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Discussion Starter · #1 ·
Im Confused,Ive jus this minute rang my insurance Company who i have been with for a year next month, So i rang up to ask about a renewal qoute, so i assumed that my insurance would be cheaper but to my shock its just over £35's more :irked:, There Excuse was that there has been lots of crashes in this area which i can only pin point to my dads claim, would his claim boost my Premium up too, im not going to change companies as i cannot find anywhere who will insure me for only £800's (im only 19).
 

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they all do it at renewal time, caus they hope you cant be asked to shop around will just say yes!

Shop around and shop around some more!!!
 

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Mattl is right, they sneakily put the price up when you go to renewal hoping you wont be bothered to look elsewhere. With a lot of insurers it pays to get a new quote from the same insurer, and compare it to your renewal, as it's usually cheaper..

Jonathan
 

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Discussion Starter · #4 ·
yeh i did it the other week, its bout £100 cheaper but how would that work, would i have to cancel the original policy or just let it run out and pay the 2 months in advance thing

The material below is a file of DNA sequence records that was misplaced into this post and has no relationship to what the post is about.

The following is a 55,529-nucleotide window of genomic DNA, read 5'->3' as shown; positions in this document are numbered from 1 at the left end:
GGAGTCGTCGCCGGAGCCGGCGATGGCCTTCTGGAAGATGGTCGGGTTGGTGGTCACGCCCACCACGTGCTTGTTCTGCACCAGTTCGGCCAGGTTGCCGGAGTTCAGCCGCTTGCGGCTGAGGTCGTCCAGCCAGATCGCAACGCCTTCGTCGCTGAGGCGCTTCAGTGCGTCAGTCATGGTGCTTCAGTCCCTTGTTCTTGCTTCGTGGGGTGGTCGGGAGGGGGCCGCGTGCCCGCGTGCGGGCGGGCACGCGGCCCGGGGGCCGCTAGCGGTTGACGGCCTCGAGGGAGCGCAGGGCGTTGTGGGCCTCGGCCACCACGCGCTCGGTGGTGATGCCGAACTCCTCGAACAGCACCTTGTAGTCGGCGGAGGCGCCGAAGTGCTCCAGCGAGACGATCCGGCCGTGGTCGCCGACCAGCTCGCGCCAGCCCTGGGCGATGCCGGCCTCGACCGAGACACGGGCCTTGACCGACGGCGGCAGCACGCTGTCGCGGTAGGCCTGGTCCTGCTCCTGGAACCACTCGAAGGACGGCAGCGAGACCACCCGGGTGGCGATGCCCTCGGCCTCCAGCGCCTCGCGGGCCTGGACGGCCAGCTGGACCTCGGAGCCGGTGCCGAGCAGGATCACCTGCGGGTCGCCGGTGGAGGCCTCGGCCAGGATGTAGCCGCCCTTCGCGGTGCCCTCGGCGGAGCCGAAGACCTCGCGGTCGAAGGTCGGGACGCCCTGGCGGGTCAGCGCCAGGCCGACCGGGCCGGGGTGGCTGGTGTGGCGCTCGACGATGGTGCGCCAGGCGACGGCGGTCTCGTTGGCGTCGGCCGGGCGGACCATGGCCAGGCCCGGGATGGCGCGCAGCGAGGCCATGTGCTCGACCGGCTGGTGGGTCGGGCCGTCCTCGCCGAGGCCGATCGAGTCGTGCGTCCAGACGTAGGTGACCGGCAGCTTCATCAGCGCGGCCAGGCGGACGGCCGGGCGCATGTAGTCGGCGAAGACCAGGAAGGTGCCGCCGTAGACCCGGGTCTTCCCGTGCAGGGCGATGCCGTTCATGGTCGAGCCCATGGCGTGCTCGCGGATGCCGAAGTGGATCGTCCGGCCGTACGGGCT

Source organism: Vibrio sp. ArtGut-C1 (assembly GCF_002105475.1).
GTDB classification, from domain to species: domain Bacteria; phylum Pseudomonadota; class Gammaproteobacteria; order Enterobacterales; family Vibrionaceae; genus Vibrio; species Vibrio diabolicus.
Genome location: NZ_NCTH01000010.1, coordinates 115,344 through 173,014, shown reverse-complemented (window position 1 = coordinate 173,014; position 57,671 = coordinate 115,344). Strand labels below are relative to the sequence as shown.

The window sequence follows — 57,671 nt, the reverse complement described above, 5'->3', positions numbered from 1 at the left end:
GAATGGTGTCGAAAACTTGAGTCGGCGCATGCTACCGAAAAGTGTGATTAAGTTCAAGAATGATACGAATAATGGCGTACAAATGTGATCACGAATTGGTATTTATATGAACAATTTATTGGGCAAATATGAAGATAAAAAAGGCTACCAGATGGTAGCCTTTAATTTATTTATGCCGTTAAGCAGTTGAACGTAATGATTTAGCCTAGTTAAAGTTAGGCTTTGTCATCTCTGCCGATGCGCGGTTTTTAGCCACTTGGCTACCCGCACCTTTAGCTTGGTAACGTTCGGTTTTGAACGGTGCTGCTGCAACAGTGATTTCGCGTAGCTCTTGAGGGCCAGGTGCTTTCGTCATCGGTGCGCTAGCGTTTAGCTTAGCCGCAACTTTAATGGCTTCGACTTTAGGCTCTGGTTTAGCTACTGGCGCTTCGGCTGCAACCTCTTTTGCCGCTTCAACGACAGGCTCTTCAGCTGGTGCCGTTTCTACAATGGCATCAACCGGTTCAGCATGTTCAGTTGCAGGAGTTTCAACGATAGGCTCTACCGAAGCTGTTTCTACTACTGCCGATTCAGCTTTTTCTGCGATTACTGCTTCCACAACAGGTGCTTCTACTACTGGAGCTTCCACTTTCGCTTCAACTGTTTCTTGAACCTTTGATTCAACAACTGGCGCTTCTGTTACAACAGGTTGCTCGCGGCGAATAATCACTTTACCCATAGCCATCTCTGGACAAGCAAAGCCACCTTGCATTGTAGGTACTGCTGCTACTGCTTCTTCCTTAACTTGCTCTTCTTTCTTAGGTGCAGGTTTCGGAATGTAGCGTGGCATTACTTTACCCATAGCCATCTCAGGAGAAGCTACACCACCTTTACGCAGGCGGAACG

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yeah ive done that before with tesco. let it run out and restart it again to get the online discount instead of opting for the renewal.
 

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A site that ive always found handy is that money supermarket - they give you all the best offers on credit cards etc but also have a section for motor insurance. Thats how I bought my last lot of insurance, and I saved £100. Once you've got the cheapest quote from there ring your insurers and ask them to beat it and they prob will to keep your business. Its www.moneysupermarket.com iirc. Just checked, thats correct - only prob is it doesnt like Firefox browser so you have to have I.E installed :-(
 

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When you year is over, and you have the NCB...
You just go to a different company.